Finding a Border Collie

Remember that the decision that you are making regarding a new puppy is one that will affect both your family and the puppy for many years to come. You should be careful, don’t shop impulsively, and make sure you are getting a healthy dog. Your investment in time and money while looking for that special dog will be well worth it.  On the other hand if you simply go pick that puppy in the pet shop window, you may be in for years of heartache as you care for an unhealthy, lame or blind pet.

How do you go about finding a puppy?

  • First make sure that you and your family have carefully considered:
    • Why do you want a dog?
    • Who will be the primary caretaker (be realistic)?
    • What breed suits the family schedule, interests, home, yard, resources?
  • Talk to people who own the breed you’re interested in so you can become better informed about breed characteristics, temperament, special needs, etc.
  • Consider adopting a Rescue!
  • Read our Buyer’s Guide!
  • Locate a breeder who has a conscientious breeding program, who will patiently answer your questions and who may offer guarantees or a contract (see our Breeder Referral pages, contact local owners, ask local veterinarians).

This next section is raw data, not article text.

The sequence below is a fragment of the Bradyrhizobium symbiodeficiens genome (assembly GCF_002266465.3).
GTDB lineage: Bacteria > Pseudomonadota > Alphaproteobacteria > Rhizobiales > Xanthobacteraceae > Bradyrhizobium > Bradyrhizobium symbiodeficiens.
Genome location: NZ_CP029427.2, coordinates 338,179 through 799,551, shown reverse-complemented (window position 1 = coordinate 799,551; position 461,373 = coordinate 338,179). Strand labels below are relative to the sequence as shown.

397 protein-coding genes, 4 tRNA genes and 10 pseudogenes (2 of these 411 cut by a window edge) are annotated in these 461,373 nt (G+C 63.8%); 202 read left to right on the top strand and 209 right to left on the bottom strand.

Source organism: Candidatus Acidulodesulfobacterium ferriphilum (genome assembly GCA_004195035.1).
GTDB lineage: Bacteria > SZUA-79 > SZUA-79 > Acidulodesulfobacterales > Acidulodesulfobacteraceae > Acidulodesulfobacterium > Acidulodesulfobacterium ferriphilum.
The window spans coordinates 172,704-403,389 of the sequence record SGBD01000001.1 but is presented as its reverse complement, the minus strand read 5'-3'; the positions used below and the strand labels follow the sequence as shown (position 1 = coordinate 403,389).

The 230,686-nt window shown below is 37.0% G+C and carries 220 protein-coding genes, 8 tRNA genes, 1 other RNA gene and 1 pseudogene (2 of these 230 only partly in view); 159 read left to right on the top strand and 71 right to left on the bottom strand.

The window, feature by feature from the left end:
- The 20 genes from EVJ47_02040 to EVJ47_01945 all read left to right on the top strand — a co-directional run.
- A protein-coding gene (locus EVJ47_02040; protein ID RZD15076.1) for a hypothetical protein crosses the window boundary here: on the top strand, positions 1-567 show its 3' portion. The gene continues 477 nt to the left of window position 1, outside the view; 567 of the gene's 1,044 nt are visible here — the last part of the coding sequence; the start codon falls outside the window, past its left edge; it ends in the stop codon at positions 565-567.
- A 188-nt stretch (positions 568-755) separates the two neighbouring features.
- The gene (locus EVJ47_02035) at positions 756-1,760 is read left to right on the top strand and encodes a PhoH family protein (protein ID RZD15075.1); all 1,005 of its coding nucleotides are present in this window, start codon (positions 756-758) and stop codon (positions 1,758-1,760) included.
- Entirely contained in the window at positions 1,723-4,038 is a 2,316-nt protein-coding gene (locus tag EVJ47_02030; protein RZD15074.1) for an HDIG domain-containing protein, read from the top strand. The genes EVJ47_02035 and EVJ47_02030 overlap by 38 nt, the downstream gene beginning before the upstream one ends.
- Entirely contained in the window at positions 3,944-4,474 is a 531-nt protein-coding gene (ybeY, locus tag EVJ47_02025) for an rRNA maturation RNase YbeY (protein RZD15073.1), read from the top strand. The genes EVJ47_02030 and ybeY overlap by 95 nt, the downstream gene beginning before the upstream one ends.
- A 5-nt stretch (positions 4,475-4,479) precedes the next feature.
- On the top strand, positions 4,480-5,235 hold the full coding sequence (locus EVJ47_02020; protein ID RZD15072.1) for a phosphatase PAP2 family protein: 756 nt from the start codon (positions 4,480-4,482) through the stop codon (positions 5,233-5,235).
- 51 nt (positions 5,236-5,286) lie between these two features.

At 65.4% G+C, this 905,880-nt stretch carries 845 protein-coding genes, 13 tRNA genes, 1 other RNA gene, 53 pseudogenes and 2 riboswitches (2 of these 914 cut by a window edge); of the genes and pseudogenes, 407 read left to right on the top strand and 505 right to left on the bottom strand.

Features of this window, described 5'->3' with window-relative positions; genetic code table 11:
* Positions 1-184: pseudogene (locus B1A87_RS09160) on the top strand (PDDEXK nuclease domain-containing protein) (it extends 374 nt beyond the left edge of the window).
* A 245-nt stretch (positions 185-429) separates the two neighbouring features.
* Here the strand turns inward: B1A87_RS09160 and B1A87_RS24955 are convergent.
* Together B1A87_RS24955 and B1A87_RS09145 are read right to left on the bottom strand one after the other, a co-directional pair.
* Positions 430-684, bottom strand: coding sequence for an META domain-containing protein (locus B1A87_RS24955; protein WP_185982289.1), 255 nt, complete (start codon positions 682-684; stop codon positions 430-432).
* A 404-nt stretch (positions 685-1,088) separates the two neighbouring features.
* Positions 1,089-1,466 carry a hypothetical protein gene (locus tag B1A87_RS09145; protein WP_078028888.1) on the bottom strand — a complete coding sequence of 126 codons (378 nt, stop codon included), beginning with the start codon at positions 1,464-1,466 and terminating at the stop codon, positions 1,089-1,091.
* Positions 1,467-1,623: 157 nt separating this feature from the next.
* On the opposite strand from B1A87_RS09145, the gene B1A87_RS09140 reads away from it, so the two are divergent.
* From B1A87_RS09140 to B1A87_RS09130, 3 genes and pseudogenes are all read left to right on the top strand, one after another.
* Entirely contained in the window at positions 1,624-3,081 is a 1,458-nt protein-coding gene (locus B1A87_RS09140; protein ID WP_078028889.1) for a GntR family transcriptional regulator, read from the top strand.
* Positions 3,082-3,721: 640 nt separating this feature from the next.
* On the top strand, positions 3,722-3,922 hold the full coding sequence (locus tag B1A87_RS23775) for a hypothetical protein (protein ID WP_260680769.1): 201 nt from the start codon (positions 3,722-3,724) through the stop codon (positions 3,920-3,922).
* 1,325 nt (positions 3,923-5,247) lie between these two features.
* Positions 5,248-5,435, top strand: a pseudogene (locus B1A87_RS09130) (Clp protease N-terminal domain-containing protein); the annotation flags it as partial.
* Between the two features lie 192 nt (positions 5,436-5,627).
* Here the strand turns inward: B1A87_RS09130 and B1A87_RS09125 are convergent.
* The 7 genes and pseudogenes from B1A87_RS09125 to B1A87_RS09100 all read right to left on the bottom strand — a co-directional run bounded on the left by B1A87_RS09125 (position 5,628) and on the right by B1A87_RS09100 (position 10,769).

It is always a good idea to see the sire and dam of a litter. More often than not, the temperament of the parents is a good indicator of  your puppy’s temperament. Visiting the home where the puppies were raised will also give you some indication of the care the breeder has taken to produce healthy puppies. Look for clean puppies raised in a clean environment.

  • NEVER purchase a dog from a commercial source. This includes pet stores, brokers, import dealers, or breeders with commercial licenses!
  • Be leery of web sites offering puppies for sale; especially if they claim to have a ready supply of dogs to be shipped nationwide. They are likely to be puppy mills and frequently exist only to take your money.

Commercial sources of pets are in the business to make a profit. In general, pet stores and other commercial concerns purchase dogs from breeders who almost always operate puppy mills. These breeders breed dogs in volume with no regard to producing healthy, quality specimens of the breed. In addition several pet outlets operate “farms” which is just another word for a puppy mill. They purchase a few dogs, often of poor quality, breed them as often as possible, and raise the puppies under deplorable conditions. You would be much better served going to a local animal shelter and rescuing a puppy or contacting a rescue group for help in locating a dog than taking the huge risk that buying from a commercial source represents.

So How Much is that Doggie in the Window??

  • initial cost of the dog
  • $985 for hip surgery at the age of 1.5 years – poor pup has severe hip dysplasia
  • $500 Cost for mediated shampoos and drugs to treat skin diseases ($50/year for 10 years
  • $2000 Cost for medication and vet visits to deal with the dog’s seizures ($200/year for 10 years)
  • $300 Special training to deal with dog’s aggressive temperament.

Cost of a well-bred healthy dog from a reputable breeder:

  • initial cost of the dog